We couldn’t neglect to mention the recent level of interest in Generative AI, with ChatGPT capturing the imaginations of people across demographics. Many of your customers are interested in using innovative technologies like voice, if they’re not doing so already.
FIVE QUESTIONS TO ASK AS YOUR BUSINESS CONSIDERS VOICE
1 – What does your brand sound like?
Do you already have audio signatures (think McDonald’s I’m Lovin’ It)? If not, what preconceived ideas do your customers have of your audible brand? We cover this in a little more detail in our article Content Strategy & Voice: how to ensure a consistent brand.
2 – Is Voice an addition or an expansion?
By this we mean: will the way your customers use Voice to engage with your brand be integrated with a current channel, like an app? Or will it become a whole new channel of its own? Remember, simple voice activations can hugely benefit a customer experience, from providing alternative options, to confirming orders.
3 – Do you need a Voice strategy?
With a growth trend that surpasses mobile, it’s only natural to ask if Voice requires its own strategy. If you are already confident in the way you’re leading your suite of offerings with a user or customer-first strategy, you’re probably okay not to engage in a whole separate strategy process.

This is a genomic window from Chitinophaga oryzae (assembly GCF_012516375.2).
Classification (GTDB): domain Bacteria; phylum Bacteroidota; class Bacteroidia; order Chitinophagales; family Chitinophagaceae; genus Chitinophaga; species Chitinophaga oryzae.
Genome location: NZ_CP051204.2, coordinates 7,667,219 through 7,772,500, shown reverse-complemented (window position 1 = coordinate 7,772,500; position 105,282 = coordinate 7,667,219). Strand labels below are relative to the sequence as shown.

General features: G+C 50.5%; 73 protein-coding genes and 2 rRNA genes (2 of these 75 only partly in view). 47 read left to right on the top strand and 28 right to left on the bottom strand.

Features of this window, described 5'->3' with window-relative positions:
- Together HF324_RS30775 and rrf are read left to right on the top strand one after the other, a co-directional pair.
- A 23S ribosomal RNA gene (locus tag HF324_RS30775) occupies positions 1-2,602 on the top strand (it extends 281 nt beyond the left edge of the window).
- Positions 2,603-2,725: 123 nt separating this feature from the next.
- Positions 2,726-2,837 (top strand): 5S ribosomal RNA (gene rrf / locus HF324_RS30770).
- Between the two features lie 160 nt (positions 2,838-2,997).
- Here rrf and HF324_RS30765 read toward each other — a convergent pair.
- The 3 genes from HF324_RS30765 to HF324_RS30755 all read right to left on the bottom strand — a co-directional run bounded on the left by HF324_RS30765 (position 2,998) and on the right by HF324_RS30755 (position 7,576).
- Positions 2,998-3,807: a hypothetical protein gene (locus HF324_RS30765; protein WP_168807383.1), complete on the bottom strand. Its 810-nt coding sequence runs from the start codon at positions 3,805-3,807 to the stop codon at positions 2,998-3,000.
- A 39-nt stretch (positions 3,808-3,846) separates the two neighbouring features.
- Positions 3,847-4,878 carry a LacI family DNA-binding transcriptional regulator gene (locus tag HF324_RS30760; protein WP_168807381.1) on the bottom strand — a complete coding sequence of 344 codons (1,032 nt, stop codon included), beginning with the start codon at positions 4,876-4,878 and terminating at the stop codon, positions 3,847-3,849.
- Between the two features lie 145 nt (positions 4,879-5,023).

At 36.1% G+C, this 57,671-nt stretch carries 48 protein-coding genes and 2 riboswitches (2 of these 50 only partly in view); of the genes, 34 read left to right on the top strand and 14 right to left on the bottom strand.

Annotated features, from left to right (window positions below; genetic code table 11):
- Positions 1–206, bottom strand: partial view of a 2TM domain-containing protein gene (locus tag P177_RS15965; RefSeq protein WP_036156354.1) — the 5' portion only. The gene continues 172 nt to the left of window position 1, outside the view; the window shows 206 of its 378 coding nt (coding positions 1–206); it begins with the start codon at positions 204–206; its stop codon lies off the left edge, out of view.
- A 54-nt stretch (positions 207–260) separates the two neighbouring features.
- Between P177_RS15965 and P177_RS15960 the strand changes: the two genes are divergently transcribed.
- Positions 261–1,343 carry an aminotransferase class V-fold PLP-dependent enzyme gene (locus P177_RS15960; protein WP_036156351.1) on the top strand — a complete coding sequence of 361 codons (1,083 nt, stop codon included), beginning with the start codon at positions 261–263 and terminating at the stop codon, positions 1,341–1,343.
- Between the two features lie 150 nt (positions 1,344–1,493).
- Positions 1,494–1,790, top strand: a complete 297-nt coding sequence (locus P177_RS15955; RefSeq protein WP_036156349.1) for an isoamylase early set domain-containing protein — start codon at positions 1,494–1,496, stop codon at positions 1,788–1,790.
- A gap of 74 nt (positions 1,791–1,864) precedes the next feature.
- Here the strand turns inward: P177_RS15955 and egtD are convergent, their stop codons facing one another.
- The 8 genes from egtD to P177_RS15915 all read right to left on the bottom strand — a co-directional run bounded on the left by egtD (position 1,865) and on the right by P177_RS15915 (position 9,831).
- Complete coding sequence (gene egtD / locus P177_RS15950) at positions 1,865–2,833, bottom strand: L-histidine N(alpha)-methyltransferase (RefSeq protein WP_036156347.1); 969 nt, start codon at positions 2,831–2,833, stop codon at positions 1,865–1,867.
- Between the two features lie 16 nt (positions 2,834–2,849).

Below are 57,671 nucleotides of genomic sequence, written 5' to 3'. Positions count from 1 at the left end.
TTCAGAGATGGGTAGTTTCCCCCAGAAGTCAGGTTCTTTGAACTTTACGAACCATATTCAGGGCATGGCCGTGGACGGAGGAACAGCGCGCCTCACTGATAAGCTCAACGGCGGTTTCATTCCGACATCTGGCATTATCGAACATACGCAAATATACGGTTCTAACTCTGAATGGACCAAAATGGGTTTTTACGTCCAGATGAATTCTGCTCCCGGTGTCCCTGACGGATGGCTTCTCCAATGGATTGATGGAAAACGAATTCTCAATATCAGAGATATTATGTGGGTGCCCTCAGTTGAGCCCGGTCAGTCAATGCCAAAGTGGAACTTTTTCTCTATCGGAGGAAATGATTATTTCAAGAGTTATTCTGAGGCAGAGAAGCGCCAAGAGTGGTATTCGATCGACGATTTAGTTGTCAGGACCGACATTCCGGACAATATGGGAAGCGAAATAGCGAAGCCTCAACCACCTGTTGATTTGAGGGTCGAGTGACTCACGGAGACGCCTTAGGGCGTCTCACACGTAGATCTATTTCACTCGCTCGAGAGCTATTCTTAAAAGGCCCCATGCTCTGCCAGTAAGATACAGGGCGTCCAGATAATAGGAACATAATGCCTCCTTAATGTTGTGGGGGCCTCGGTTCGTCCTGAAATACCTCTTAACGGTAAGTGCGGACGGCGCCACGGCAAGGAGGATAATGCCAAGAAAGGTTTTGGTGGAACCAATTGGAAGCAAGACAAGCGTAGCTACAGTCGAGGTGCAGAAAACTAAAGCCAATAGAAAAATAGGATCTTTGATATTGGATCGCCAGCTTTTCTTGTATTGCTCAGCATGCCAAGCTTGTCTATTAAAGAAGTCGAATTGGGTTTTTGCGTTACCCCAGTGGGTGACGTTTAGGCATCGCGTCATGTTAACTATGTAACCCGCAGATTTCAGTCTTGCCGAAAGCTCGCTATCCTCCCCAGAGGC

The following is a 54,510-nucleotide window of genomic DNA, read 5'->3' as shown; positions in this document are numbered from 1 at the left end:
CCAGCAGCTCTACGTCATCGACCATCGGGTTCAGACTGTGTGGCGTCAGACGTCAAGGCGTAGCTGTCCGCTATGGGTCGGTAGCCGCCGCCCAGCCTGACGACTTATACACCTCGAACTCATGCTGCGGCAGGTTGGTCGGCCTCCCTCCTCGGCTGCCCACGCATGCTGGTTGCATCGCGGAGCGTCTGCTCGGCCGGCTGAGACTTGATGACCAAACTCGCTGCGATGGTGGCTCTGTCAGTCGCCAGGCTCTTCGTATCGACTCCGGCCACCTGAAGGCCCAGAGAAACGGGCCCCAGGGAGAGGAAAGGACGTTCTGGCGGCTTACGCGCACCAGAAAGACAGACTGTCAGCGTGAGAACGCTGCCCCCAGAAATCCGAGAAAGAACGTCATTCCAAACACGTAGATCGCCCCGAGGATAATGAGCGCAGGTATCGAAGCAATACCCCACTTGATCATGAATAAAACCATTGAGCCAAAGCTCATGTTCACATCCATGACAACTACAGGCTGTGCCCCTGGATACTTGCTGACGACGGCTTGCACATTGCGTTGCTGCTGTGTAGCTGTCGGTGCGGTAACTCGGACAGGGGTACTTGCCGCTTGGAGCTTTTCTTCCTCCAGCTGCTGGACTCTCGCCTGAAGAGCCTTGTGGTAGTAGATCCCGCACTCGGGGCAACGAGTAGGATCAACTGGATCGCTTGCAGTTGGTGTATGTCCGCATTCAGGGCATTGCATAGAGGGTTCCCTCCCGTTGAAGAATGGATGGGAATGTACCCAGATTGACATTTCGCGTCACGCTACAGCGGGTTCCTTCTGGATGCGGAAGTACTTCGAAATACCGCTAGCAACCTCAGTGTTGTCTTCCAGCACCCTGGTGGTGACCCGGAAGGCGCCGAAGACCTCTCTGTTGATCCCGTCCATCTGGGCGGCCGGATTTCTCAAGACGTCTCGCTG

If there is one thing we learned with the evolution of the digital world, it’s that a user’s information needs don’t necessarily change because of the interface or device. The nature of their interaction, however, does change – and that is true with Voice, too.
Voice doesn’t always require a new strategy, but it does bring its own set of considerations and requirements to ensure success experience. Speaking of which…
4 – What would success look like here?
Ah, the classic business question. But not one to avoid here! What outcomes are you looking for with voice experiences: to reach more potential customers? To convert those already in your funnel? To improve the experience of buyers to boost recurrent revenue?
And perhaps even more importantly…
5 – Why would a user want this Voice experience?
As with all technology, if your application does not provide value, it will not gain traction. Just because you build something does not mean your audience will automatically seek it out, use it, or find it helpful.
It can be tempting to think that voice will automatically streamline a process or task – but that won’t happen automatically, and requires intention. Market and audience research will enable you to identify where the pain points (and therefore gains to be made) are. Find out how your products or services are discovered, engaged with, used, and returned to. These are the analytics that should form the basis of answering the question: why are we making this?
If you’re concerned that voice is adding unnecessary complexity, you can try mapping out some flowcharts. Get scrapy and sketch out where a user begins with a voice experience, where they end up, and how many steps are in between.
Feeling overwhelmed? That’s understandable. For some, Voice is a seamless addition to an already polished marketing ecosystem. For others, trial and error of different use cases is the way they learn what customers want.
Voice may be well out of the early adopter stage, but there’s still time to get ahead of the curve.
Check out what businesses like yours are using voice and conversational AI for with our case studies.